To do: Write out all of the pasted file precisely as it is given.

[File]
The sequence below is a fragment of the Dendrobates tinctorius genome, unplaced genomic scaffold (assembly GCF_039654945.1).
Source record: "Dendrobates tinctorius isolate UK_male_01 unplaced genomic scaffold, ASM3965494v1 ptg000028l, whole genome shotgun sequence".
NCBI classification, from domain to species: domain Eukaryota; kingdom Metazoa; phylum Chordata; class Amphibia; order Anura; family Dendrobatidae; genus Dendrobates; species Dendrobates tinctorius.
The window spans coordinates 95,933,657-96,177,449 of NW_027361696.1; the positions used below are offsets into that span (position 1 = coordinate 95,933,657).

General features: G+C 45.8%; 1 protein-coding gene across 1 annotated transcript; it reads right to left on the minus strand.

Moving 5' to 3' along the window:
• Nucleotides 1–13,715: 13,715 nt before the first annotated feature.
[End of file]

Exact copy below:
The sequence below is a fragment of the Dendrobates tinctorius genome, unplaced genomic scaffold (assembly GCF_039654945.1).
Source record: "Dendrobates tinctorius isolate UK_male_01 unplaced genomic scaffold, ASM3965494v1 ptg000028l, whole genome shotgun sequence".
NCBI classification, from domain to species: domain Eukaryota; kingdom Metazoa; phylum Chordata; class Amphibia; order Anura; family Dendrobatidae; genus Dendrobates; species Dendrobates tinctorius.
The window spans coordinates 95,933,657-96,177,449 of NW_027361696.1; the positions used below are offsets into that span (position 1 = coordinate 95,933,657).

General features: G+C 45.8%; 1 protein-coding gene across 1 annotated transcript; it reads right to left on the minus strand.

Moving 5' to 3' along the window:
• Nucleotides 1–13,715: 13,715 nt before the first annotated feature.